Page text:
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Bat Out of Hell III: The Monster Is Loose

( 5 )

Editorial Reviews

Barnes & Noble - David Sprague
As anyone in Hollywood will tell you, creating a sequel that's successful both commercially and artistically is one of the toughest tricks to pull off -- a degree of difficulty that ramps up exponentially when trying to go to the well for a third time. Well, some three decades after bringing forth one of the biggest-selling and most cinematic albums in rock history, Meat Loaf has managed to do just that on this appropriately outsized completion of the Bat trilogy. The Monster Is Loose is clearly the fruit of the same family tree that bore Bat Out of Hell and 1993's Back into Hell, but it also conveys a sense of progression that's palpable -- in both the heaviness of ...
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Editorial Reviews

Barnes & Noble - David Sprague
As anyone in Hollywood will tell you, creating a sequel that's successful both commercially and artistically is one of the toughest tricks to pull off -- a degree of difficulty that ramps up exponentially when trying to go to the well for a third time. Well, some three decades after bringing forth one of the biggest-selling and most cinematic albums in rock history, Meat Loaf has managed to do just that on this appropriately outsized completion of the Bat trilogy. The Monster Is Loose is clearly the fruit of the same family tree that bore Bat Out of Hell and 1993's Back into Hell, but it also conveys a sense of progression that's palpable -- in both the heaviness of its sound and the feistiness of its presentation. The shift has a lot to do with the presence of songwriters other than Jim Steinman -- the man who crafted the classics on the first two discs but bowed out midway through Monster due to health reasons. Steinman's contributions, characterized by the soaring "Seize the Night," which brings a children's choir into the mix, exude all the grandeur that Meat Loaf fans have come to expect. That vibe reaches its zenith on "It's All Coming Back to Me Now," a song popularized by Celine Dion but perfected here by the Loaf and duet partner Marion Raven. It's intriguing to witness how well Meat and company manage the integration of other voices, like Nikki Sixx and White Zombie/Marilyn Manson vet John 5, who bring an industrial tinge to the gnarled title track. On the other end of the spectrum, producer Desmond Child imparts a lush Euro-styled vibe to a passel of his compositions, notably "If God Could Talk." Meat Loaf has implied that this is his swan song -- and if that's the case, it'll be one of those rare instances of an artist clearly going out on the top of his game.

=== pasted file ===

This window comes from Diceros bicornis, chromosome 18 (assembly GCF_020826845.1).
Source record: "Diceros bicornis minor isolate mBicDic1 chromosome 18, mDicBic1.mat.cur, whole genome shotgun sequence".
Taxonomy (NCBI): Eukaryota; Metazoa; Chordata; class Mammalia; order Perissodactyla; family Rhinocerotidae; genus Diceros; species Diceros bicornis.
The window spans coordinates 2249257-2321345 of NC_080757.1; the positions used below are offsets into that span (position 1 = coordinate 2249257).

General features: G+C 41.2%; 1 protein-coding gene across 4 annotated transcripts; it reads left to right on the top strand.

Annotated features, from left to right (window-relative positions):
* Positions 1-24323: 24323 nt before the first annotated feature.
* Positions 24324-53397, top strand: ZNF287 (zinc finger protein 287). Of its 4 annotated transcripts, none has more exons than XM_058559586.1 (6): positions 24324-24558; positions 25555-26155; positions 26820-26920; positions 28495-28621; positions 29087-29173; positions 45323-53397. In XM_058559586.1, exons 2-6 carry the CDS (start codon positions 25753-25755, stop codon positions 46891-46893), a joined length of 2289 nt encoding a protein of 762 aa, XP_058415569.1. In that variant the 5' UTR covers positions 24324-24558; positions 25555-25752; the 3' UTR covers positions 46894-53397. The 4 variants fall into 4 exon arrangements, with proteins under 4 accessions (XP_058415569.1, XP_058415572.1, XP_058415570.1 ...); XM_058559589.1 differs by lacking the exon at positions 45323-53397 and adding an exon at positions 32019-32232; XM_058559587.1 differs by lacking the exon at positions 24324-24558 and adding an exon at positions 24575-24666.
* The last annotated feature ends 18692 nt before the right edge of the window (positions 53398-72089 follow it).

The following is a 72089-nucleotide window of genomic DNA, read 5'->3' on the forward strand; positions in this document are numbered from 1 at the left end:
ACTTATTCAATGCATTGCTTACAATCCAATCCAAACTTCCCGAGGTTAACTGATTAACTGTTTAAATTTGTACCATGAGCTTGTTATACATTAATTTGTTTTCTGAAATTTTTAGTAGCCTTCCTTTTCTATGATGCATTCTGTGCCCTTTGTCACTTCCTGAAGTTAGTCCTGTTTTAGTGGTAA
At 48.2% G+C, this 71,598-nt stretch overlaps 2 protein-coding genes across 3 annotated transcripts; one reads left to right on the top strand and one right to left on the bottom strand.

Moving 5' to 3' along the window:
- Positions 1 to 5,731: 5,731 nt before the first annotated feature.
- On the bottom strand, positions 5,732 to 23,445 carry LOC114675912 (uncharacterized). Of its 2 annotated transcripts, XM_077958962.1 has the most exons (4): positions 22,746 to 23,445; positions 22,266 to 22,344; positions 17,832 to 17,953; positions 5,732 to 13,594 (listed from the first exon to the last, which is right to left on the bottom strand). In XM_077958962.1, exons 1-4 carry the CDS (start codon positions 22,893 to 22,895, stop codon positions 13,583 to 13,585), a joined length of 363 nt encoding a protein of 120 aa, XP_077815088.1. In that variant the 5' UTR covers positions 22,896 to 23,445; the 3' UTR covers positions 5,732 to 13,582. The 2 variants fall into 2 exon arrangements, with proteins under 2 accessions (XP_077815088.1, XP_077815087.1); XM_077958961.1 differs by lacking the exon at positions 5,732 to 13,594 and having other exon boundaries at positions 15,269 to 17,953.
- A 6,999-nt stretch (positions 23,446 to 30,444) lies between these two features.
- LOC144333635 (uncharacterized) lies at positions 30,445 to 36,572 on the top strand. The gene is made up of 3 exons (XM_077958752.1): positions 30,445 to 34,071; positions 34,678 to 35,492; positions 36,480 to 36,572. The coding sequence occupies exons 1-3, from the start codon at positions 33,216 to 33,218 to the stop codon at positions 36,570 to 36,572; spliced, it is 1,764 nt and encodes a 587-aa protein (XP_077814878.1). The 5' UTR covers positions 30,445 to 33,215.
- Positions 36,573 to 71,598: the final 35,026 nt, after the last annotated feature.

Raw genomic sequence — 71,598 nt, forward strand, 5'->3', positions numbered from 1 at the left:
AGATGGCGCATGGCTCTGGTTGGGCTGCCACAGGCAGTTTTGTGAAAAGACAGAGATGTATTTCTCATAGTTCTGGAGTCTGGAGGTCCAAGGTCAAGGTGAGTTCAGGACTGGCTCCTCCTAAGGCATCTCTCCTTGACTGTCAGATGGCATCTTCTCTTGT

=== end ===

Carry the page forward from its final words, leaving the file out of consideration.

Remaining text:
All Music Guide - Stephen Thomas Erlewine
Meat Loaf's Bat Out of Hell III: The Monster Is Loose is a patchwork, pieced together from things borrowed and re-created, never quite gelling the way either of the previous BOOH albums did. Meat Loaf and producer/songwriter Desmond Child try to re-create their glory days, but they're not picky on how they get there; jarring shifts in tone are common as the album moves from song to song and within the tunes themselves, as Child's compositions chase after the grandeur of Jim Steinman's work (he wrote the first two BOOH albums) yet bear the marks of a professional playing a game without learning the rules. It's a brightly lit mess, but Meat Loaf sings his heart out as he valiantly tries to make this Bat a worthy successor.